Still, my first thought was: what would I even do in the sun? There are no kids to play kickball with or ride bikes. No friends who live close enough to meet for a walk in the park before it gets dark. No buddy to sit in a cafe or at an outdoor table with to enjoy a drink and wind down the week. This is the thing about adult life for me (and maybe other people like me?): it's finally play time and there is no one to share it with. 

It feels like, when you look at Facebook or overhear conversations in the lunchroom, that everyone else has friends. A social life. People who have people. 

I am not a person who easily finds people. There is this thing about my personality that sets people off when they meet me. It's hard to make friends. It's like resting bitch face, but for my soul.  

When I find my people, it's for life. I have a whole village. But sometimes, when my village is scattered to the four corners of the globe, I want to be able to walk into other people's villages and not immediately be considered some kind of threat; or worse, be invisible.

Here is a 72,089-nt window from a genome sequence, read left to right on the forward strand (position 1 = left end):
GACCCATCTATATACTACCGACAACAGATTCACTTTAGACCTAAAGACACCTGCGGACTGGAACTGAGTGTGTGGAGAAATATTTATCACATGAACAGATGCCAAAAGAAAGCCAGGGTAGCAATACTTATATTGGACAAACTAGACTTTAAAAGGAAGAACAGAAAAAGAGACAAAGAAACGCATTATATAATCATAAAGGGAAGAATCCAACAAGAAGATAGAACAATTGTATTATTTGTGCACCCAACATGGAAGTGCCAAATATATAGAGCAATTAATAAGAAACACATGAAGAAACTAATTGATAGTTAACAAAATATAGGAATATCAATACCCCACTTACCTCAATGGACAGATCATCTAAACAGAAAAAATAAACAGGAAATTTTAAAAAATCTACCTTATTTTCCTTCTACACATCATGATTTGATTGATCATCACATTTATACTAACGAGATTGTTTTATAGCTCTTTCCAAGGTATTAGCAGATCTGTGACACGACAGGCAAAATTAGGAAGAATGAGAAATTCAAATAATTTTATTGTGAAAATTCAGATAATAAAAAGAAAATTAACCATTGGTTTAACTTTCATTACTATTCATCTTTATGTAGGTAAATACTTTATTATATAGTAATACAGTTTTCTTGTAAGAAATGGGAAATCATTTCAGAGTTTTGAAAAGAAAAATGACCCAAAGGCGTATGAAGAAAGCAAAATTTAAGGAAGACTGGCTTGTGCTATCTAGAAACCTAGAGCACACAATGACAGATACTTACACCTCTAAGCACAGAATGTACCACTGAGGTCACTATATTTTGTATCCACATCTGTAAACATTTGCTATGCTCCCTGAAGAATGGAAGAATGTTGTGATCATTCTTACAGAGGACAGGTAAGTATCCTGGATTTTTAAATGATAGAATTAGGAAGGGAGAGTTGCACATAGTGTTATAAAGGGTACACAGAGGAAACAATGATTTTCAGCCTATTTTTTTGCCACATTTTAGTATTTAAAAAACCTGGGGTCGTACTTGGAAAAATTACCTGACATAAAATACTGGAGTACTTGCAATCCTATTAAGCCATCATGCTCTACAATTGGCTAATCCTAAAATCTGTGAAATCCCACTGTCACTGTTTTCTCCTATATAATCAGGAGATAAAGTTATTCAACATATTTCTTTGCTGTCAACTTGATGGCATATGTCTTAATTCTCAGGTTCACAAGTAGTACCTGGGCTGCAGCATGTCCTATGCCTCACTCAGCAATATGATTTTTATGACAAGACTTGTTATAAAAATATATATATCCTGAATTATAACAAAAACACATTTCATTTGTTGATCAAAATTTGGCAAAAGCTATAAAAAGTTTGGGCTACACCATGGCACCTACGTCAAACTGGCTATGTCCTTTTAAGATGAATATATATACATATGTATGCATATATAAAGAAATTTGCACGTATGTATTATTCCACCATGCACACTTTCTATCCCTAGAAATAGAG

Basically, I could use a local friend, or better, two. That way, if one has plans, I can still have someone to spend time with. 

When people exclude me, when they group up in force against me, when they ignore me or don't invite me; it hurts.  Because no matter how long the world has been bullying you, it doesn't stop hurting. 

In some very literal ways, it is like I never left middle school. I know enough to not care what people think about what I wear, or what I look like, but my personality? And more than that, when they take my differing opinions, my principles, my ideas and discredit them because they are different from the norm. Different from them. Different from the type of society that elects Donald Trump. How am I supposed to feel about that? Excited? Resigned? Accepting?